From his @Pontifiex accounts, the Pope was tweeting daily calls for real progress to be made at COP28.

"Time is short. Now more than ever, the future of us all depends on the present that we now choose," his Dec. 2 tweet said.


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VATICAN CITY CNS – The world needs people to build alliances that are not against others, but are in favor of everyone, Pope Francis told faith leaders at the U.N. Climate Change Conference being held in Dubai, United Arab Emirates.

"It is important that religions, without falling into the trap of syncretism, set a good example by working together: not for their own interests or those of one party, but for the interests of our world. Among these, the most important nowadays are peace and the climate," he said in a video message.

"As religious representatives, let us set an example to show that change is possible and bear witness to respectful and sustainable lifestyles," he said, speaking in Spanish at the Vatican.

The Pope's message was broadcast Dec. 3 during the inauguration of the first Faith Pavilion at a U.N. climate conference. The Pope was to have been present at the COP28 conference Dec. 1-3, but canceled his trip Nov. 28 due to severe bronchitis.

"I offer you cordial greetings, and I am very sorry that I cannot be with you," he said in the video message.

He thanked the organizers for establishing a religious pavilion as part of a COP "because this testifies to the willingness to work together."

"At the present time the world needs alliances that are not against someone, but in favor of everyone," he said.

"With a loud voice, let us implore leaders of nations that our common home be preserved," he said. "Let us safeguard creation and protect our common home; let us live in peace and promote peace!"

The Pope also had a longer speech prepared for the inauguration and that was read in Dubai by Cardinal Pietro Parolin, Vatican secretary of state and president of the Vatican's delegation at the climate cnference.

The Pope wrote in his talk, "the problem of climate change is also a religious problem: its roots lie in the creature's presumption of self-sufficiency."

"That insatiable desire for power wells up whenever we consider ourselves lords of the world, whenever we live as though God did not exist and, as a result, end up prey to passing things," he wrote.

"Instead of mastering technology, we let technology master us," the Pope wrote. "We become mere commodities, desensitized, incapable of sorrow and compassion, self-absorbed and, turning our backs on morality and prudence, we destroy the very sources of life."

Religions are "voices of conscience for humanity," he wrote, and remind people that "we are finite creatures" with a need for the infinite and the duty to care for creation.

"We need, urgently, to act for the sake of the environment. It is not enough merely to increase spending: we need to change our way of life and thus educate everyone to sober and fraternal lifestyles," he wrote.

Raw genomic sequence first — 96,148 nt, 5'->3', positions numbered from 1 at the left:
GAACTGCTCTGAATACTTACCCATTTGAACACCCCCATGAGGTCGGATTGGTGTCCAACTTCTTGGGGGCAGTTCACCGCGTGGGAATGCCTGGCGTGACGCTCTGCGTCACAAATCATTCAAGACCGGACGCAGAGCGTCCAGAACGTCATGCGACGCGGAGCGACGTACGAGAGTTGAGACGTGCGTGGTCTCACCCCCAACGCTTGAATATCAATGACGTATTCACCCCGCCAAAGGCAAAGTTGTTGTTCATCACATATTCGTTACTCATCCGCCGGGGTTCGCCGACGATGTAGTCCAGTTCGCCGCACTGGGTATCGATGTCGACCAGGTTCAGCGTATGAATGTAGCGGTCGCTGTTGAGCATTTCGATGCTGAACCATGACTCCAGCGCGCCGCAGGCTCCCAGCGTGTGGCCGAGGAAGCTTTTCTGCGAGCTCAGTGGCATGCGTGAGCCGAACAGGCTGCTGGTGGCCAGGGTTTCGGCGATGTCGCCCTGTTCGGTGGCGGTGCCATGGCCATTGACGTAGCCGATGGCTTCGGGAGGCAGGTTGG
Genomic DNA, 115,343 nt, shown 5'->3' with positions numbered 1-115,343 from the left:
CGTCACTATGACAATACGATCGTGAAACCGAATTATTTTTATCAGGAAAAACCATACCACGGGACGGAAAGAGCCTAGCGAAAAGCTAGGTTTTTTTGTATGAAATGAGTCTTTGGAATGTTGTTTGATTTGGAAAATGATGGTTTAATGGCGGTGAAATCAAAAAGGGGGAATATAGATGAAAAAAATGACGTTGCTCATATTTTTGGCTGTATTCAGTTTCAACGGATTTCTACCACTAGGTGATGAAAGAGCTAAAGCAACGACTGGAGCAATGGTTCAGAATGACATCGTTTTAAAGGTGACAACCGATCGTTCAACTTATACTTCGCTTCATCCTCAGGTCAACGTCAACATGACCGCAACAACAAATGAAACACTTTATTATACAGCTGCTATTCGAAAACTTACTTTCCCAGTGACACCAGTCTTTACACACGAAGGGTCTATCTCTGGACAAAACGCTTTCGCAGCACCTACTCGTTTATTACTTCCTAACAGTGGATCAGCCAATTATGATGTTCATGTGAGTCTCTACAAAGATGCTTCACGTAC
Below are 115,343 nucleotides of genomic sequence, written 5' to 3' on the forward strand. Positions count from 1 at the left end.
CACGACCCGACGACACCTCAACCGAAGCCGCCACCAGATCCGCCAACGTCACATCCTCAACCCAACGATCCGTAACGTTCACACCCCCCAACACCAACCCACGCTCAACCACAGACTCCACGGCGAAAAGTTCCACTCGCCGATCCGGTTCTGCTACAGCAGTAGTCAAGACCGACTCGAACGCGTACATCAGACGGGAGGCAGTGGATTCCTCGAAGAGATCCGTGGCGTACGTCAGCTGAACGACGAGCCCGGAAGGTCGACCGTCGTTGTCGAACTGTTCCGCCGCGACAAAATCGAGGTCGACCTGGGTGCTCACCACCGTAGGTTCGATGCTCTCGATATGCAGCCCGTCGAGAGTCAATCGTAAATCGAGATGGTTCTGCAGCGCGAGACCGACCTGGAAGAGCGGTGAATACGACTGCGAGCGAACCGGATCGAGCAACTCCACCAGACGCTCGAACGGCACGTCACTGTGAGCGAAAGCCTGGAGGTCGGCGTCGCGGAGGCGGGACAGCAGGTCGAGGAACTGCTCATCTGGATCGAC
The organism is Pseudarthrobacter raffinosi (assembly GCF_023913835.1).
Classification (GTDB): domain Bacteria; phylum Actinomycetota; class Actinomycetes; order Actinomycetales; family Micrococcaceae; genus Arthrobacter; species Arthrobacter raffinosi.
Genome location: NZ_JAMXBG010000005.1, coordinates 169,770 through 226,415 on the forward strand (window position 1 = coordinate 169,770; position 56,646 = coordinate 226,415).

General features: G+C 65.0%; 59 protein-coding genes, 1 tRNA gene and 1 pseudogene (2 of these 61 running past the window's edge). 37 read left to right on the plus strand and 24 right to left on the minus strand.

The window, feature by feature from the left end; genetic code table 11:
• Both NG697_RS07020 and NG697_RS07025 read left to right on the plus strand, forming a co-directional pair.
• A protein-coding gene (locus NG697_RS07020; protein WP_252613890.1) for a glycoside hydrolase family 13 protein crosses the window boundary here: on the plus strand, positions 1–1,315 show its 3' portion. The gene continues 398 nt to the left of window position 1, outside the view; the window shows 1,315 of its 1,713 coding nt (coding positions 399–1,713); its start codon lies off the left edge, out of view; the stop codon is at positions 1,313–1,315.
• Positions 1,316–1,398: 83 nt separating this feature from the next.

"A world poor in contemplation will be a world polluted in soul, a world that will continue to discard people and produce waste," he wrote. "A world that lacks prayer will speak many words but, bereft of compassion and tears, will only live off a materialism made of money and weapons."

Peace and the stewardship of creation are interdependent, the Pope wrote, and "peacekeeping is also a task for the religions."

"May our actions not contradict the words we speak; may we not merely speak about peace but take a stand against those who claim to be believers yet fuel hatred and do not oppose violence," he added.

The Faith Pavilion was hosted by the Muslim Council of Elders in collaboration with the COP28 presidency, the U.N. Environment Program and more than 50 faith organizations. It was hosting events that bring together representatives from religions, civil society, Indigenous peoples, scientists, young people and political leaders.

The inauguration event Dec. 3 opened with a video message from Egyptian Sheikh Ahmad el-Tayeb, grand imam of Al-Azhar, who greeted Pope Francis and wished him "a speedy and thorough recovery, health and well-being."

Both Pope Francis and Sheikh el-Tayeb were shown on video signing the Interfaith Statement on Climate Change for COP28 that had been drafted and signed by more than two dozen other religious representatives at a global faith leaders' summit in Abu Dhabi, United Arab Emirates, Nov. 6-7.

The statement called for "inclusive dialogue, during and beyond COPs, with faith leaders, vulnerable groups, youth, women's organizations and the scientific community to forge alliances that strengthen sustainable development," and it "demands transformative action to keep 1.5 degrees Celsius within reach and serve affected and vulnerable communities."

Despite his being in Rome, the Pope said was closely following the work being done at the COP28 in Dubai.

After praying the Angelus from the Vatican Dec. 3, the Pope reiterated his appeal "for a response to climate change with concrete political changes" and asked leaders to leave behind "particularism and nationalism, mindsets of the past, and embrace a common vision, all making every effort now, without delay, for a necessary global conversion."

From his @Pontifiex accounts, the Pope was tweeting daily calls for real progress to be made at COP28.

"Time is short. Now more than ever, the future of us all depends on the present that we now choose," his Dec. 2 tweet said.